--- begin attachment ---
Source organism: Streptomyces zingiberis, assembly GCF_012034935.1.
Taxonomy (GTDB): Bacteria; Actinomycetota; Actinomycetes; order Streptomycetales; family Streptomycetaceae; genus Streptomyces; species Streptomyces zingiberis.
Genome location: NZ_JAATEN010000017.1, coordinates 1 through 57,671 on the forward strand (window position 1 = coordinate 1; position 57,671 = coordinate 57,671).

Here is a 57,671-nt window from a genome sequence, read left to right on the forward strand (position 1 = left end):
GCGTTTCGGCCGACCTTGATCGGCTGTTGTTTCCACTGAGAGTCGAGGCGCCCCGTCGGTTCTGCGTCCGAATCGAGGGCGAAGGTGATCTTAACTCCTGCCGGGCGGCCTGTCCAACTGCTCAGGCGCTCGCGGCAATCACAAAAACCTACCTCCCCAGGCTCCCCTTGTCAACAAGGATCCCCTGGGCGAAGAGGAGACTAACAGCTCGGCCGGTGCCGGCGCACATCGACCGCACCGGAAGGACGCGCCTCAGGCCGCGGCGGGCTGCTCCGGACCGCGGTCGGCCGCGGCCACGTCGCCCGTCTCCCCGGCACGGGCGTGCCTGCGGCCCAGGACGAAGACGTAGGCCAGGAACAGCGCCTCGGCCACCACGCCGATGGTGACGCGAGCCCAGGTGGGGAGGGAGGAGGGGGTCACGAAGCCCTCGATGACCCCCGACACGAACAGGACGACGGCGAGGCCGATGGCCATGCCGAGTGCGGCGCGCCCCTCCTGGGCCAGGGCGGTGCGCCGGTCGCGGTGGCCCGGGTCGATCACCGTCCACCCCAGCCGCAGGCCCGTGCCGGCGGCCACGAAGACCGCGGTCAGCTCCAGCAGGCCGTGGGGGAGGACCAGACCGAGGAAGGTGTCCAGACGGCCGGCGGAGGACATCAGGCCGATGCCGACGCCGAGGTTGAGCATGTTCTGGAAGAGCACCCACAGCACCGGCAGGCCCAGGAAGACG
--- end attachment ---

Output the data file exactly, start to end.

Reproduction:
Source organism: Streptomyces zingiberis, assembly GCF_012034935.1.
Taxonomy (GTDB): Bacteria; Actinomycetota; Actinomycetes; order Streptomycetales; family Streptomycetaceae; genus Streptomyces; species Streptomyces zingiberis.
Genome location: NZ_JAATEN010000017.1, coordinates 1 through 57,671 on the forward strand (window position 1 = coordinate 1; position 57,671 = coordinate 57,671).

Here is a 57,671-nt window from a genome sequence, read left to right on the forward strand (position 1 = left end):
GCGTTTCGGCCGACCTTGATCGGCTGTTGTTTCCACTGAGAGTCGAGGCGCCCCGTCGGTTCTGCGTCCGAATCGAGGGCGAAGGTGATCTTAACTCCTGCCGGGCGGCCTGTCCAACTGCTCAGGCGCTCGCGGCAATCACAAAAACCTACCTCCCCAGGCTCCCCTTGTCAACAAGGATCCCCTGGGCGAAGAGGAGACTAACAGCTCGGCCGGTGCCGGCGCACATCGACCGCACCGGAAGGACGCGCCTCAGGCCGCGGCGGGCTGCTCCGGACCGCGGTCGGCCGCGGCCACGTCGCCCGTCTCCCCGGCACGGGCGTGCCTGCGGCCCAGGACGAAGACGTAGGCCAGGAACAGCGCCTCGGCCACCACGCCGATGGTGACGCGAGCCCAGGTGGGGAGGGAGGAGGGGGTCACGAAGCCCTCGATGACCCCCGACACGAACAGGACGACGGCGAGGCCGATGGCCATGCCGAGTGCGGCGCGCCCCTCCTGGGCCAGGGCGGTGCGCCGGTCGCGGTGGCCCGGGTCGATCACCGTCCACCCCAGCCGCAGGCCCGTGCCGGCGGCCACGAAGACCGCGGTCAGCTCCAGCAGGCCGTGGGGGAGGACCAGACCGAGGAAGGTGTCCAGACGGCCGGCGGAGGACATCAGGCCGATGCCGACGCCGAGGTTGAGCATGTTCTGGAAGAGCACCCACAGCACCGGCAGGCCCAGGAAGACG